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April 21, 2010


Environment and economics is very closely related. When the environment is deteriorated, economics will also be effected. Dr. Michelle Villinski, Associate Professor in Economics and Management at DePauw University, Indiana-USA explained the relations between those two aspects during the Seminar on Environmental Economics: Tools and Applications, which was held on March 19th, 2009 in Library Building 5th floor University of Surabaya. In front of more than 200 attendants from industries, government and students, the Fullbright Senior Specialist for University of Surabaya stated many tiems that industrial activities have big impacts for environment existence. Ironically, to majority of business people, the environmental issues are still not a priority, even though sustainable supply of natural resources relate very closely to the environment’s quality. Moreover, industrial activities also contribute unwanted “side products” (waste) which in the end will be disposed of to the environment again.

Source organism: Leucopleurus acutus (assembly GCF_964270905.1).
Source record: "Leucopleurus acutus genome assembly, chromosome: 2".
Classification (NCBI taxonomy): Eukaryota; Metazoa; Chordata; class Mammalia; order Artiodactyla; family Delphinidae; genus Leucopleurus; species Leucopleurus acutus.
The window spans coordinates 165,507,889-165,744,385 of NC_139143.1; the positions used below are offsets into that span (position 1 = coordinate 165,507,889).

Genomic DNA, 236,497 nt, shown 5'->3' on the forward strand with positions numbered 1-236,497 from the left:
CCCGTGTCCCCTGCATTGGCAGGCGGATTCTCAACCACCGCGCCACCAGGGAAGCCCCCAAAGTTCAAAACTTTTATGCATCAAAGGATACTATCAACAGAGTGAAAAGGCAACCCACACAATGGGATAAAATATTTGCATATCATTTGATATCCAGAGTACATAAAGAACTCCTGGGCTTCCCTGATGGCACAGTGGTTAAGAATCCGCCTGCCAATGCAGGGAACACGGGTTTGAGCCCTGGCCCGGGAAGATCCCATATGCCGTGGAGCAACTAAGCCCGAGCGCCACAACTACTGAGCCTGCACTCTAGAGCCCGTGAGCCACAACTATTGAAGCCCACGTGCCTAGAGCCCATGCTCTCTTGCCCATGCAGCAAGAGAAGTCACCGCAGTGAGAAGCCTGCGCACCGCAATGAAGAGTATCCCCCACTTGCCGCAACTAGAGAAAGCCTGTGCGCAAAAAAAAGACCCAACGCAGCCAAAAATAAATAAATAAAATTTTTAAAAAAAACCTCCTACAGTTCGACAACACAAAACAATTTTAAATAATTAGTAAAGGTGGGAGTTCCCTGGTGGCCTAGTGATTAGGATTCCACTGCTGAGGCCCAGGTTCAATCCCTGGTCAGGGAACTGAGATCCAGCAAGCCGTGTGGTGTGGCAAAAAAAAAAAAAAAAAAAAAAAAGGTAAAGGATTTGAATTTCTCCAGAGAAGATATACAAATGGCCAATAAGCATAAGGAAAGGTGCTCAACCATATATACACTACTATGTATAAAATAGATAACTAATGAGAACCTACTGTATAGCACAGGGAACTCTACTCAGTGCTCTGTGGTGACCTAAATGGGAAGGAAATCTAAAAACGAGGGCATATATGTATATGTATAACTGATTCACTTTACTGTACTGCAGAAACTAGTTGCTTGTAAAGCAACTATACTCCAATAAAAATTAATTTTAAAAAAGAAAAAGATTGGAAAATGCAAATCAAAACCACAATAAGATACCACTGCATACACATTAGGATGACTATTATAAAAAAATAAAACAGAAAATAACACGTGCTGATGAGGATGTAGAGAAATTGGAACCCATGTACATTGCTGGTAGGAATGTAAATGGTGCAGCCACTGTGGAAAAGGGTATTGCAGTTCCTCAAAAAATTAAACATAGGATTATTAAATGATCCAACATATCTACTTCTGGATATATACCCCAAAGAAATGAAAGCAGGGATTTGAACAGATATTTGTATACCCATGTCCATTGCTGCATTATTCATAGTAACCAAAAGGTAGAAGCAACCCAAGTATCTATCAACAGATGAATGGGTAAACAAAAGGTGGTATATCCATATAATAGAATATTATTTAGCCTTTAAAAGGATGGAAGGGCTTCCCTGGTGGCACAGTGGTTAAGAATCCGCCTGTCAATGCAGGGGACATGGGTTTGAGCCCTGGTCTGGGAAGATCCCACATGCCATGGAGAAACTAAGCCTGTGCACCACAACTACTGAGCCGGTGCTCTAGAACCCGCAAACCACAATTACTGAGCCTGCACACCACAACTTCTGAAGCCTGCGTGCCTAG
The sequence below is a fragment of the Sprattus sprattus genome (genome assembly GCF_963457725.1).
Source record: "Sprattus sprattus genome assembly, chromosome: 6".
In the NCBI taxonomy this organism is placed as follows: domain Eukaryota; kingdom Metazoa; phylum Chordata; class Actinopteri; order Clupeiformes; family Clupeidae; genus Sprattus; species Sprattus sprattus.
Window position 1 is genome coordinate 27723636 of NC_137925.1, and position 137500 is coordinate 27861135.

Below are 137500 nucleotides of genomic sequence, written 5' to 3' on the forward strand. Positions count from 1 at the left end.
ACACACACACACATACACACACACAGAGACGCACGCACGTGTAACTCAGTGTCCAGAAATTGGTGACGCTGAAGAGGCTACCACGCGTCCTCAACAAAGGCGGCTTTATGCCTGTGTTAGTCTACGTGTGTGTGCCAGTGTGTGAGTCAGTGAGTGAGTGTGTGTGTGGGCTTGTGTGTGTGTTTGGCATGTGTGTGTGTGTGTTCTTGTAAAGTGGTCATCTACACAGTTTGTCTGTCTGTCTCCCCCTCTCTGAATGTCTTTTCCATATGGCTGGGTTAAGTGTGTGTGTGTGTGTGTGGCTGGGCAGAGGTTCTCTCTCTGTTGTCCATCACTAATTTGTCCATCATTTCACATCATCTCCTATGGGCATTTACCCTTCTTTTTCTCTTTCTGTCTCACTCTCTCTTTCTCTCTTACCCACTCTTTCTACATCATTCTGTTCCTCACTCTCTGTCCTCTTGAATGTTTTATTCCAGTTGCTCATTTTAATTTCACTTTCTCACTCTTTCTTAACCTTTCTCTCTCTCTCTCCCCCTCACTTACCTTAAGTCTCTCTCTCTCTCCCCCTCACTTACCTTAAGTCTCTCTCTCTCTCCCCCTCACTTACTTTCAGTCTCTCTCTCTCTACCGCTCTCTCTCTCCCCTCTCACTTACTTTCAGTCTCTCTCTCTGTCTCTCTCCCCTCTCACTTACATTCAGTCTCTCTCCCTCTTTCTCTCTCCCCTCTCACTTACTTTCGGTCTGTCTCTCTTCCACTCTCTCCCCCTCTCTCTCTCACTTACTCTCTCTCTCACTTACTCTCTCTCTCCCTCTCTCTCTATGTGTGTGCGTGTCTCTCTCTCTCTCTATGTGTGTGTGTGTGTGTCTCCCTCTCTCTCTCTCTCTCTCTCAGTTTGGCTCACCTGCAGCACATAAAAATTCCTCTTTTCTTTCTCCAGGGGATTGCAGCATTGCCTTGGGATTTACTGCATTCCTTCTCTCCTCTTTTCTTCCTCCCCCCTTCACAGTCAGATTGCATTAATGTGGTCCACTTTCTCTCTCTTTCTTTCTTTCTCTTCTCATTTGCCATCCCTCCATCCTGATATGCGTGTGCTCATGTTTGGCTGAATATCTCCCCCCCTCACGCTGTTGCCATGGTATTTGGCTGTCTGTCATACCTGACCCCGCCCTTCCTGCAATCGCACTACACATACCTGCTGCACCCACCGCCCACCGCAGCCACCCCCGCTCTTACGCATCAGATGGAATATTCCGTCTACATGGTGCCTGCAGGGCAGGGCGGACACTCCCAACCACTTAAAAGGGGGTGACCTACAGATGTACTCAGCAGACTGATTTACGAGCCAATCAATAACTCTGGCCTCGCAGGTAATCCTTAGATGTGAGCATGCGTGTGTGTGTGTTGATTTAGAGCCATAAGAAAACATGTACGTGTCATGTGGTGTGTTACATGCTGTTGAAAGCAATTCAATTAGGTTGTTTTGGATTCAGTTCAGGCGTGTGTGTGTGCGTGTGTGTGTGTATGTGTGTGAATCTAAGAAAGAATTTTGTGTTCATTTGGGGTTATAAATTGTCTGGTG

Common assumption that environmental conservation is a useless effort and only result in higher burden/cost is wrong. Dr. Villinski shared some techniques that can be applied by business sector to harmonize environment and economics. These techniques area sustainability, production externalities, benefit cost analysis, future & present value. Taking some examples from companies that already have commitment toward the environment, responses from business sector can be expressed by implementing some programs such as: Corporate Social Responsibility (CSR) and Environmental Management Accounting (EMA).

CSR is a program commonly used by business sector to empower community surrounding their location. This program can be realized through activities aimed at conserving natural resources and/or safeguarding environmental quality. Industries should not only using existing natural resources but should also maintain the availability and quantity of the natural resources. EMA is a program which has a more internal characteristics. This program idetifies the hidden cost which might be present because of false production/management process, for example through raw material processing, inefficient energy consumption, unstandardized production process, etc. which will end up in Non Product Output (products that are unwanted or not supposed to exist). This Non Product Output is then quantified and defined as hidden cost which should be reduced. At the end of the seminar, Dr. Villinski shared some information regarding websites which could be visited for further inquiries about environment and economics.